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Since our GED blog post was so popular, we wanted to take this opportunity to provide all of you with an exclusive interview with Chelsea Lancaster, Student Program Advisor and SPARC Coordinator for EOPS, a state-funded program that provides support for Santa Barbara City College’s low-income, single parent population.

Can you describe what the EOPS program is and what you offer?

The Extended Opportunity Programs and Services (EOPS) is a state-funded support program designed to provide academic support, financial assistance and encouragement for eligible, financially disadvantaged, and academically underprepared students. The goal of the program is to help eligible students meet their educational objectives, whether they seek occupational certificates, associate degrees or to transfer to four-year institutions. Our mission is to provide above-and-beyond support services to eligible, academically and economically under-prepared students to achieve their educational goals.

If I had to describe EOPS with one word, I would say it’s a family. We aim to create a crucial web of support for students who might not be able to pursue their educational goals due to a variety of barriers they face. I am personally a product of EOPS/CARE and really believe they make all the difference.


How long has the program been around?

EOPS is a product of the Civil Rights Movement and has been around since the 1960s.


What type of student enters into the EOPS program?

All kinds! We serve a wide variety of students from low-income, academically underrepresented backgrounds. Some of our students are just graduating high school, whereas others are returning to school after a long absence. Most are the first in their families to pursue higher education. EOPS serves aged-out Foster Youth through our Guardian Scholars Program. We also service eligible Dreamers.

Information on our three comprehensive (and very fun!) summer bridge programs are as follows:

  1. The Running Start program is geared toward working with local high school students completing the 12th grade.
  2. The SPARC (Single Parents Arriving Ready for College) program serves single parent students.
  3. The Transitions program is designed to work with individuals released from the California criminal justice system and/or those with substance abuse issues.

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Can you describe what the CARE program is and what you offer?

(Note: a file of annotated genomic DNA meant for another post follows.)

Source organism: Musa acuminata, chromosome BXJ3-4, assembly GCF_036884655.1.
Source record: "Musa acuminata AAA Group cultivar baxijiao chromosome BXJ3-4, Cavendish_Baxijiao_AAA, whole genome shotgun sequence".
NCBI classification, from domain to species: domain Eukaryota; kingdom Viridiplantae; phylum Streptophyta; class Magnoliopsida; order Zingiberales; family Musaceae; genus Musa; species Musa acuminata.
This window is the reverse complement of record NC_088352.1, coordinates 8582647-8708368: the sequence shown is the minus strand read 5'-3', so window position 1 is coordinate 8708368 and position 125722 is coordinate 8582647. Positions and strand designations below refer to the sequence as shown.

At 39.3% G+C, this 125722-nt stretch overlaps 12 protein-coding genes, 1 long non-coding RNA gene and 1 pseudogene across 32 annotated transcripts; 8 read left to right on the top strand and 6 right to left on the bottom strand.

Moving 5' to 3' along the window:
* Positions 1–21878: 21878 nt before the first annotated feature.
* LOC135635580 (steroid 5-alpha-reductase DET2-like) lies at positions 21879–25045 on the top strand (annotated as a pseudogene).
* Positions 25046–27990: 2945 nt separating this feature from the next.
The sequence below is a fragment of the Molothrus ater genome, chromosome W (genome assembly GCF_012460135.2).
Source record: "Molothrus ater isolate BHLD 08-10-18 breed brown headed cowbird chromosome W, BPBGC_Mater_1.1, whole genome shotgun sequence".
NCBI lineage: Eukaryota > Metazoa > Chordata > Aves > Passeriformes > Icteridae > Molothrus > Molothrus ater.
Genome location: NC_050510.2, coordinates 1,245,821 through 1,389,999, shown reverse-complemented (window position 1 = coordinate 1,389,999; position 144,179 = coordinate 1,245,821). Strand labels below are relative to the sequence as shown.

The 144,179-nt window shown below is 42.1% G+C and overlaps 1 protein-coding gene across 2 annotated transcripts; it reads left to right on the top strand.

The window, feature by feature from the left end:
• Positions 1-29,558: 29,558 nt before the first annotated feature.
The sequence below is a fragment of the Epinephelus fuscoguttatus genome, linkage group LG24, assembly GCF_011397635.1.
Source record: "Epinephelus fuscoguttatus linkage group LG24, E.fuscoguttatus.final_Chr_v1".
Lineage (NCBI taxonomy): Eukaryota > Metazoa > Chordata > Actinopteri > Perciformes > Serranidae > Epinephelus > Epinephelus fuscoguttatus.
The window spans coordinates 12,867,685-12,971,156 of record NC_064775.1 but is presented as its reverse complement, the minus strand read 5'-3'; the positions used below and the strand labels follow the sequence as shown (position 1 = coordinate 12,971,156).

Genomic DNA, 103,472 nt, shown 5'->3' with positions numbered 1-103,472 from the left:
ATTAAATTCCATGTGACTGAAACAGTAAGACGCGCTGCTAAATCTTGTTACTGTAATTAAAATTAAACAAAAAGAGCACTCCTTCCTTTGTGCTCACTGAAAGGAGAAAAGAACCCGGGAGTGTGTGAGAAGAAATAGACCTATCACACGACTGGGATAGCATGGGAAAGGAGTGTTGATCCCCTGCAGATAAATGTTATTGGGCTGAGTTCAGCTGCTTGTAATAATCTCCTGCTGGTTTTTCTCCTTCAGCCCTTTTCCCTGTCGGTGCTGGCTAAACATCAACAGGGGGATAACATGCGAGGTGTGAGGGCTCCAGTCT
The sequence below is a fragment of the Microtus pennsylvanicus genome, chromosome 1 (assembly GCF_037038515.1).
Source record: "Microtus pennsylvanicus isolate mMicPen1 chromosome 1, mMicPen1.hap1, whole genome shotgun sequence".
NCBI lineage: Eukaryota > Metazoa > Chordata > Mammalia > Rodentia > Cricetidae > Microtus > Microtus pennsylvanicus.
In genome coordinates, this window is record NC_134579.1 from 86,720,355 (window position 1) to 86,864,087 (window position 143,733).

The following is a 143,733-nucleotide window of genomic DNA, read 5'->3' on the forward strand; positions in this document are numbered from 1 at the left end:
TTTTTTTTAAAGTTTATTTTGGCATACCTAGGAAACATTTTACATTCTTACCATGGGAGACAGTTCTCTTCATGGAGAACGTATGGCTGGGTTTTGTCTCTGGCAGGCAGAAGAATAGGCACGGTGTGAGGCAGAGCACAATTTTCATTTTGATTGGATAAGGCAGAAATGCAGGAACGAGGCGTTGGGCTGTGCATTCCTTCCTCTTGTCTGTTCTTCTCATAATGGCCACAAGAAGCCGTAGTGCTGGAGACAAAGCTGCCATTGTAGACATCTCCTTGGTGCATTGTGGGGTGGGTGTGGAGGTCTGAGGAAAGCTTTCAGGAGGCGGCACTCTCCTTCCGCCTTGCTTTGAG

CARE is an additional state-funded program within EOPS, which provides additional support for SBCC’s low-income, single parent population. The CARE program provides educational support services designed for the academically underprepared. Financial assistance and childcare may be awarded as a means of strengthening the retention, persistence, graduation, and transfer rates. Students participating in CARE may choose to pursue a vocational certificate or license, an associate degree, or transfer to a four-year university.

We also offer a Thanksgiving Dinner Giveaway for CARE families annually, in addition to a children’s book event at Christmas time. We have a Club as an additional support system, which allows single parent students to connect, empower, and support each other in a variety of ways.

How long has the CARE program been around?

CARE has been around as long as EOPS.


How long have you been working in the EOPS and CARE programs? What is your job title?

I have been at SBCC for many years serving low-income families in a few different capacities since 2002. I started as a part-time peer advisor when I was an SBCC student and was fortunate enough to continue working there even after transferring to UCSB. I became a full-time Student Program Advisor in the CalWORKs Program in 2007 and was moved up to EOPS in 2012, where I assumed the CARE student caseload (in addition to CalWORKs).


What makes you want to do this work?

I became a mom at the age of 17, in a very abusive relationship. Getting an education was the best thing I was every able to do for both myself and my daughter. I want the families I serve to be able to enjoy the empowerment and opportunity college afforded us. It was in college that I found myself and realized that being a teen mom didn’t mean I couldn’t have a promising future; my journey wasn’t right or wrong, it was just different! I can honestly say I look forward to coming to EOPS every day.


When passion meets profession, you’ll never work a day in your life!

Can you describe the usual struggles that keep people from graduating from the program?

Single parents face a variety of struggles including housing instability, financial problems, unhealthy relationships, lack of adequate childcare, drug and alcohol issues, low self-esteem, and lack of support. In EOPS, we try to work with students to troubleshoot the barriers they face and provide necessary financial, educational, and emotional support to help them succeed.

Can you describe a success story that you experienced in EOPS or CARE?

There are so many! Below, you will find a donor thank you card, which highlights a beautiful success story in the student’s own words.

EOPS Success Story Letter

How do students enroll in either of these programs? And what is the cost?

There is no cost to enroll in EOPS. Students typically start the Steps to Enrollment to SBCC, then come see us once they are in their classes and have completed the application for Financial Aid (FAFSA). We understand that the enrollment process can be overwhelming, however, any student who needs assistance can come see us!

What advice would you give to students who could be seeking these types of programs?

The journey of a thousand miles begins with a single step. Don’t be afraid to take that step, and don’t hesitate to ask for help along the way!